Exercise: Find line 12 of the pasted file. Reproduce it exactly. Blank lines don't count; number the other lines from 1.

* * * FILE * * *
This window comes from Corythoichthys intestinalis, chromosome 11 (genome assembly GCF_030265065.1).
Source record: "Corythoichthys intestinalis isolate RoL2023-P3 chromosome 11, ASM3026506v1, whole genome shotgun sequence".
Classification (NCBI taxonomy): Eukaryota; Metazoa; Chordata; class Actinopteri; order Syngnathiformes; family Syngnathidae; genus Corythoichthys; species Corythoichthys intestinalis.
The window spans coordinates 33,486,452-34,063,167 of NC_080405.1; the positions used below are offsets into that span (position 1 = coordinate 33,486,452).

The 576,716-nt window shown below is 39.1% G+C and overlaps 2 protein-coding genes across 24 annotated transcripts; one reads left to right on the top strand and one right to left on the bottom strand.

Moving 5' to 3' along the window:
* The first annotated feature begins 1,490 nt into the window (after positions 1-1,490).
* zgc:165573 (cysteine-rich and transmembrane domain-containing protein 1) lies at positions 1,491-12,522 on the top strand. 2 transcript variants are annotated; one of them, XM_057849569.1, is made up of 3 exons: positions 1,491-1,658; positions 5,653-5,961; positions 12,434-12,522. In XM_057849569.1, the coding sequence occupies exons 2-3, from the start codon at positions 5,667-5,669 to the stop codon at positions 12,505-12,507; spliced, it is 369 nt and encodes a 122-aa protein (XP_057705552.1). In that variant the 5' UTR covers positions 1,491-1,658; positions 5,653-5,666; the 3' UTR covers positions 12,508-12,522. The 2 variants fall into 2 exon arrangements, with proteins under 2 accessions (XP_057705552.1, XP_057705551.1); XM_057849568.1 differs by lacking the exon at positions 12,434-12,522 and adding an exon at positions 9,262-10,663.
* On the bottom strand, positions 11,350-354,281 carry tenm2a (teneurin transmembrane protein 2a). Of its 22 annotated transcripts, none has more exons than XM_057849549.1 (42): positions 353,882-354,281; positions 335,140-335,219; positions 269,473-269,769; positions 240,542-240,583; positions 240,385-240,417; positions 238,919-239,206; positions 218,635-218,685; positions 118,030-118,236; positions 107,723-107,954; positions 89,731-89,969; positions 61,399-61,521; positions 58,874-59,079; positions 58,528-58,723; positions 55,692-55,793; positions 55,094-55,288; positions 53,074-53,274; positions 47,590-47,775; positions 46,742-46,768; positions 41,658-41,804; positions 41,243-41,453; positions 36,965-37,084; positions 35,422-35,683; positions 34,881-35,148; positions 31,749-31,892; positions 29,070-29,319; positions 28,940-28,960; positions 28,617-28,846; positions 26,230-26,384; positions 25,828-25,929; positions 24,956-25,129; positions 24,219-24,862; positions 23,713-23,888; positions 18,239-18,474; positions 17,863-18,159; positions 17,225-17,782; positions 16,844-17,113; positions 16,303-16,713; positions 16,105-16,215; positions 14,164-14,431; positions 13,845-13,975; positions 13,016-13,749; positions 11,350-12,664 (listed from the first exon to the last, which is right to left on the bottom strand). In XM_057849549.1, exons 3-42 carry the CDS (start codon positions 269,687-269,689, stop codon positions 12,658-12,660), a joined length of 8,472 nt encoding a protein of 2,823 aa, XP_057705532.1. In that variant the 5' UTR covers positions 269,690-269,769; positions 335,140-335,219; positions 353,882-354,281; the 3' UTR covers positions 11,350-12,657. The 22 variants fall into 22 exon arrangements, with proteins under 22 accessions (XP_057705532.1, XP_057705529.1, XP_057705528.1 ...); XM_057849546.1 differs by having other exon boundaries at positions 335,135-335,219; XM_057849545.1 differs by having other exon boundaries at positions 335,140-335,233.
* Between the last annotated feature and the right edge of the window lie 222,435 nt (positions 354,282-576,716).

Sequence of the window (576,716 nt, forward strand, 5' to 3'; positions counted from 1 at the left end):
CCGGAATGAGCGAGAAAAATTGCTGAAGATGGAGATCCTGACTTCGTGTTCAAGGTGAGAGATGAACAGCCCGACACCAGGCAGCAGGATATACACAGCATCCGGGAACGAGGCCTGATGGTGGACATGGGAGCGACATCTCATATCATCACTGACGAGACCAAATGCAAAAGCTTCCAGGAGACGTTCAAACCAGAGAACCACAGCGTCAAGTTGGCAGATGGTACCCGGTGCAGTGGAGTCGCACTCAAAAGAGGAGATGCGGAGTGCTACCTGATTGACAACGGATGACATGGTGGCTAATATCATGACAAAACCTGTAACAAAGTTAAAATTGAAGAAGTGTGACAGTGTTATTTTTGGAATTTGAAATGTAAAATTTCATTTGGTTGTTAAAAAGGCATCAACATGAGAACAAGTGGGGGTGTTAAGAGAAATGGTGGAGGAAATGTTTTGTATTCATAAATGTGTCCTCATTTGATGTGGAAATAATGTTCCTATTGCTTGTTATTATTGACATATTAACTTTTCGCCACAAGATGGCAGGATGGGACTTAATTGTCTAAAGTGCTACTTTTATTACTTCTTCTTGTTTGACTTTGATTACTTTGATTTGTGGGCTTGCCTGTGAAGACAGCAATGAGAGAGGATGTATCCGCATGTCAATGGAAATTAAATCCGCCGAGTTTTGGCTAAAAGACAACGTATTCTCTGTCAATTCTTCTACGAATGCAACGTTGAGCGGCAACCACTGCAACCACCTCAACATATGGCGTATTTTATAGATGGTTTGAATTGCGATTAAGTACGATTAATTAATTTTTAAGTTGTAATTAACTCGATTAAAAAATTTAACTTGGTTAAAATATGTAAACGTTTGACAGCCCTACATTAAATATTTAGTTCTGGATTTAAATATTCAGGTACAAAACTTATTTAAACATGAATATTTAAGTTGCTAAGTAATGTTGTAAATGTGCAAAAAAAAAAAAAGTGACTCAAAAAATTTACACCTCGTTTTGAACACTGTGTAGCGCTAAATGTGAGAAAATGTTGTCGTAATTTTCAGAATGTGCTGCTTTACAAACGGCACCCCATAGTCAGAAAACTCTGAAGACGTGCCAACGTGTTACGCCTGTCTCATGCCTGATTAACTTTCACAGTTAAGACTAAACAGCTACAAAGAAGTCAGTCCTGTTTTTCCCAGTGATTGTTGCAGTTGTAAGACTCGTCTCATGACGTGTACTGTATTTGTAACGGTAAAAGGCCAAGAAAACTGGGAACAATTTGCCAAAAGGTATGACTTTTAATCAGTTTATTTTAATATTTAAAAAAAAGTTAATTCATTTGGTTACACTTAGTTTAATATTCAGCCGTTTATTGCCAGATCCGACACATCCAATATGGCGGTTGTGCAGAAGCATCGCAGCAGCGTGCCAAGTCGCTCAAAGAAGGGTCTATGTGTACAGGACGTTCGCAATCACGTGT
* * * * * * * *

CCGGAATGAGCGAGAAAAATTGCTGAAGATGGAGATCCTGACTTCGTGTTCAAGGTGAGAGATGAACAGCCCGACACCAGGCAGCAGGATATACACAGCATCCGGGAACGAGGCCTGATGGTGGACATGGGAGCGACATCTCATATCATCACTGACGAGACCAAATGCAAAAGCTTCCAGGAGACGTTCAAACCAGAGAACCACAGCGTCAAGTTGGCAGATGGTACCCGGTGCAGTGGAGTCGCACTCAAAAGAGGAGATGCGGAGTGCTACCTGATTGACAACGGATGACATGGTGGCTAATATCATGACAAAACCTGTAACAAAGTTAAAATTGAAGAAGTGTGACAGTGTTATTTTTGGAATTTGAAATGTAAAATTTCATTTGGTTGTTAAAAAGGCATCAACATGAGAACAAGTGGGGGTGTTAAGAGAAATGGTGGAGGAAATGTTTTGTATTCATAAATGTGTCCTCATTTGATGTGGAAATAATGTTCCTATTGCTTGTTATTATTGACATATTAACTTTTCGCCACAAGATGGCAGGATGGGACTTAATTGTCTAAAGTGCTACTTTTATTACTTCTTCTTGTTTGACTTTGATTACTTTGATTTGTGGGCTTGCCTGTGAAGACAGCAATGAGAGAGGATGTATCCGCATGTCAATGGAAATTAAATCCGCCGAGTTTTGGCTAAAAGACAACGTATTCTCTGTCAATTCTTCTACGAATGCAACGTTGAGCGGCAACCACTGCAACCACCTCAACATATGGCGTATTTTATAGATGGTTTGAATTGCGATTAAGTACGATTAATTAATTTTTAAGTTGTAATTAACTCGATTAAAAAATTTAACTTGGTTAAAATATGTAAACGTTTGACAGCCCTACATTAAATATTTAGTTCTGGATTTAAATATTCAGGTACAAAACTTATTTAAACATGAATATTTAAGTTGCTAAGTAATGTTGTAAATGTGCAAAAAAAAAAAAAGTGACTCAAAAAATTTACACCTCGTTTTGAACACTGTGTAGCGCTAAATGTGAGAAAATGTTGTCGTAATTTTCAGAATGTGCTGCTTTACAAACGGCACCCCATAGTCAGAAAACTCTGAAGACGTGCCAACGTGTTACGCCTGTCTCATGCCTGATTAACTTTCACAGTTAAGACTAAACAGCTACAAAGAAGTCAGTCCTGTTTTTCCCAGTGATTGTTGCAGTTGTAAGACTCGTCTCATGACGTGTACTGTATTTGTAACGGTAAAAGGCCAAGAAAACTGGGAACAATTTGCCAAAAGGTATGACTTTTAATCAGTTTATTTTAATATTTAAAAAAAAGTTAATTCATTTGGTTACACTTAGTTTAATATTCAGCCGTTTATTGCCAGATCCGACACATCCAATATGGCGGTTGTGCAGAAGCATCGCAGCAGCGTGCCAAGTCGCTCAAAGAAGGGTCTATGTGTACAGGACGTTCGCAATCACGTGT